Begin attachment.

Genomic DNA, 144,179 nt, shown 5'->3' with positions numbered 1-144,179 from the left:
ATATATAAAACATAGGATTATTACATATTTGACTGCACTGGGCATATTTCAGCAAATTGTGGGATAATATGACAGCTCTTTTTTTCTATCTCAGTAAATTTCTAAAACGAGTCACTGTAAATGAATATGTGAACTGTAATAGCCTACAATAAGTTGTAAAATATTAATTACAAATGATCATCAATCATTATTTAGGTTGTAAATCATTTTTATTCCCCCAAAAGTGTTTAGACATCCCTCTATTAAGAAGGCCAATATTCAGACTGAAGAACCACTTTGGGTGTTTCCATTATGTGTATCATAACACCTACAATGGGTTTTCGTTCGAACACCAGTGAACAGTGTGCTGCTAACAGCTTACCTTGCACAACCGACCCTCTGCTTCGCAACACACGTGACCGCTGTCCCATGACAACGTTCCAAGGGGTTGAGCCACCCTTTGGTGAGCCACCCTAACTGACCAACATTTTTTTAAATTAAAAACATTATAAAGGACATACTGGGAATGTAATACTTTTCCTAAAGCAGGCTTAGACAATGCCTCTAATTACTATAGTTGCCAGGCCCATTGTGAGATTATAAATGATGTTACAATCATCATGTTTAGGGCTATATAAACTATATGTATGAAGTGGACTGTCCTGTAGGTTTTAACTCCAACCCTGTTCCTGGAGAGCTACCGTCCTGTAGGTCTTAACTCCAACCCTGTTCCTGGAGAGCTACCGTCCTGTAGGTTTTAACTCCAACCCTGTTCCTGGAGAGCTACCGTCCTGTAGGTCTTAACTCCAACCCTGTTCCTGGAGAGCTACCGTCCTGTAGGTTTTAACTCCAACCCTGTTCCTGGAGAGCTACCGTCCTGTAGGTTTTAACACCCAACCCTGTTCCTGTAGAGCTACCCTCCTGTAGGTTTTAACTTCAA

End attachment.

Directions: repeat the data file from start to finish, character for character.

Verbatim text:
Genomic DNA, 144,179 nt, shown 5'->3' with positions numbered 1-144,179 from the left:
ATATATAAAACATAGGATTATTACATATTTGACTGCACTGGGCATATTTCAGCAAATTGTGGGATAATATGACAGCTCTTTTTTTCTATCTCAGTAAATTTCTAAAACGAGTCACTGTAAATGAATATGTGAACTGTAATAGCCTACAATAAGTTGTAAAATATTAATTACAAATGATCATCAATCATTATTTAGGTTGTAAATCATTTTTATTCCCCCAAAAGTGTTTAGACATCCCTCTATTAAGAAGGCCAATATTCAGACTGAAGAACCACTTTGGGTGTTTCCATTATGTGTATCATAACACCTACAATGGGTTTTCGTTCGAACACCAGTGAACAGTGTGCTGCTAACAGCTTACCTTGCACAACCGACCCTCTGCTTCGCAACACACGTGACCGCTGTCCCATGACAACGTTCCAAGGGGTTGAGCCACCCTTTGGTGAGCCACCCTAACTGACCAACATTTTTTTAAATTAAAAACATTATAAAGGACATACTGGGAATGTAATACTTTTCCTAAAGCAGGCTTAGACAATGCCTCTAATTACTATAGTTGCCAGGCCCATTGTGAGATTATAAATGATGTTACAATCATCATGTTTAGGGCTATATAAACTATATGTATGAAGTGGACTGTCCTGTAGGTTTTAACTCCAACCCTGTTCCTGGAGAGCTACCGTCCTGTAGGTCTTAACTCCAACCCTGTTCCTGGAGAGCTACCGTCCTGTAGGTTTTAACTCCAACCCTGTTCCTGGAGAGCTACCGTCCTGTAGGTCTTAACTCCAACCCTGTTCCTGGAGAGCTACCGTCCTGTAGGTTTTAACTCCAACCCTGTTCCTGGAGAGCTACCGTCCTGTAGGTTTTAACACCCAACCCTGTTCCTGTAGAGCTACCCTCCTGTAGGTTTTAACTTCAA